All right. Good morning everyone. And welcome to is Select’s Deep Dive series. My name is David Yoakum. You’ve probably heard from me before if you’ve been on past past deep dives. I’m a principal here on the IS Select Fund investment team. And I’m excited to walk you through today’s discussion.
Now, one theme that we’ve been researching is around the future of fat. As the relationship between the food system in both environmental and human health continues to draw more and more attention from consumers, businesses, and governments. The need for better fat products in our food has become more apparent as an opportunity for innovation.
Fats play a crucial role in the food system, delivering taste, texture, and in some cases crucial nutritional content. However delivering fat products that deliver on function, taste nutrition while minimizing environ, the environmental footprint of their production has been elusive to date from both animal-based and plant-based sources.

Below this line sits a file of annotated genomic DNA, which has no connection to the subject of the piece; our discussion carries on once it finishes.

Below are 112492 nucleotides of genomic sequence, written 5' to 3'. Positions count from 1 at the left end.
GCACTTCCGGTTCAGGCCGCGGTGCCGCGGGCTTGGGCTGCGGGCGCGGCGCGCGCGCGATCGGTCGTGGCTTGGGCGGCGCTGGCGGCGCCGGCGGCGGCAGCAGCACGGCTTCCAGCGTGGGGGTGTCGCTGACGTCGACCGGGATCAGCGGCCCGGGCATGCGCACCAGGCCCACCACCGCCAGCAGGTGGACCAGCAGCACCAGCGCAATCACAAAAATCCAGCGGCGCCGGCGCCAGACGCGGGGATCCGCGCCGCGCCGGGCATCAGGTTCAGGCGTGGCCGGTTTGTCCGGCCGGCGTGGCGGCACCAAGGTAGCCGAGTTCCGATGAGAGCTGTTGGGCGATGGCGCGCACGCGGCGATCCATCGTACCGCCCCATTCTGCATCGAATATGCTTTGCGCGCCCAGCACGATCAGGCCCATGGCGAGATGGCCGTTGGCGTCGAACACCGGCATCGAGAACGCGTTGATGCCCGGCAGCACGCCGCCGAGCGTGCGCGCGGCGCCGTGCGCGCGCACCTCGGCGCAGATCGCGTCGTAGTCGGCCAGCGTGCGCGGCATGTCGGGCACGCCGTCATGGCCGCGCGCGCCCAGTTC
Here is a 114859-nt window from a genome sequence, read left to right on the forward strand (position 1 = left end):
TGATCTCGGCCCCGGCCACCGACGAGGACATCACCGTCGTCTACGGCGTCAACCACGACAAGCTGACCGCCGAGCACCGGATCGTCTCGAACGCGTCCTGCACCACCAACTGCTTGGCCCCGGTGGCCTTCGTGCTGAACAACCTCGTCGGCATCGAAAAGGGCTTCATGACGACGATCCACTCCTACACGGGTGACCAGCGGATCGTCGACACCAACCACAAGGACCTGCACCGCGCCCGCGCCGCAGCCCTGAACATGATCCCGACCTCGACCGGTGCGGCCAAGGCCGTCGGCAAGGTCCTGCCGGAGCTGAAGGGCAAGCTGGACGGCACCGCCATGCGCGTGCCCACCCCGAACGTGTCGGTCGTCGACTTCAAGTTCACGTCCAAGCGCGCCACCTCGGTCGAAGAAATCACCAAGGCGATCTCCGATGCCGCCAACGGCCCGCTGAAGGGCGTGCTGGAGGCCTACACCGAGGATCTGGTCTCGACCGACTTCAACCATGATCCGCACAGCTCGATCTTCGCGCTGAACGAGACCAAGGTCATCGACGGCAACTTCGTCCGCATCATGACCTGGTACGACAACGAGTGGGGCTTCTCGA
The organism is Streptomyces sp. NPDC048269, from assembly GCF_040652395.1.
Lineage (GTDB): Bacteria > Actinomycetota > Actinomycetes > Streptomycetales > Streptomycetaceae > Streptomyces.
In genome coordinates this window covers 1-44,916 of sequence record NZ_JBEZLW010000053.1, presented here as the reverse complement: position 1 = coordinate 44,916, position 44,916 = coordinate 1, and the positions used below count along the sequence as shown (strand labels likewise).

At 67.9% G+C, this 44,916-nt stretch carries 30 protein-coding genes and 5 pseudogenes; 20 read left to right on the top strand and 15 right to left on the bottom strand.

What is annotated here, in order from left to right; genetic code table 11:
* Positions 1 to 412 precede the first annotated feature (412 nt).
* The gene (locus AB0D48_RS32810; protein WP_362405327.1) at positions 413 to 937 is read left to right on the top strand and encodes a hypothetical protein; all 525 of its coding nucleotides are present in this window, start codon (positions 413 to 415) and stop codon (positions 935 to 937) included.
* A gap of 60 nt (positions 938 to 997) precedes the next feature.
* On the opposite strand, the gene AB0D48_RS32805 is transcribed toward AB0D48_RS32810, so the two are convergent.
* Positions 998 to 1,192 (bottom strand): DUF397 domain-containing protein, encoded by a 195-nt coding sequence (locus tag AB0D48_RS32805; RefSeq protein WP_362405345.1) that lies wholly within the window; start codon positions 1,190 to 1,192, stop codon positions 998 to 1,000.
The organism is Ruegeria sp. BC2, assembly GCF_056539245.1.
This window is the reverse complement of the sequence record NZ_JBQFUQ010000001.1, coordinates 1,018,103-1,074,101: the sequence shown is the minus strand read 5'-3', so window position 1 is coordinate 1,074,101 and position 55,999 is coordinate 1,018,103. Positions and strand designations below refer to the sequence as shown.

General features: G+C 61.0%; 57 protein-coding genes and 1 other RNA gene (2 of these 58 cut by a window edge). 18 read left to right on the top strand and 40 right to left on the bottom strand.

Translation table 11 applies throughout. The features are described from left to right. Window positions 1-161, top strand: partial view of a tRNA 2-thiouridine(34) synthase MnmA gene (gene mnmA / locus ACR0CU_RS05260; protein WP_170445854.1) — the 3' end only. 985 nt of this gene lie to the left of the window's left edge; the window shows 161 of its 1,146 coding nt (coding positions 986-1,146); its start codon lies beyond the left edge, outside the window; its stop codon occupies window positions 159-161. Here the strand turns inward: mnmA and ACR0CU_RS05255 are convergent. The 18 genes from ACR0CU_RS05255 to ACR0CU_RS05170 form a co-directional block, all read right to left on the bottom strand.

In this addition of isec deep dive webinar series we explore the companies and technologies that are, working on making the future of fat, healthier, more sustainable and delicious. Just to give a sense of the agenda for today we’re gonna kick things off with some speaker intros that we’re gonna talk through the future of fat in terms of definitions and trends.
I’m gonna provide some background context, then I’m gonna shut up. I’m gonna ask some questions of our speakers who I’m really excited to have on board today. And then we’re gonna have some time for questions towards the end. So with that, I’d like to start off with our speakers. If we could start off with Genu from Lipid and then Yulin from Gal Bioo.
That would be fantastic.
Jen-Yu Huang: Thanks David. Hi everyone. I’m Genu. I’m the co-founder of Lipid, which is bad alternative companies based in San Francisco. And my personal background is I’m a chemical engineer for a long time. Yeah.
David Yocom: Wonderful. Thanks Jen Yu and Yulin
Yulin Lu: Thanks, David. Hi everyone. I’m Yu Luu.
I’m the co-founder and CEO of Yali Bio. Yi Bio is a company using precision fermentation and synthetic biology to make tailored fats. And my background is that I I’m a bioengineer by training and I’ve been in the space of thin bio and food tech over the last decade. A number of different companies in this space.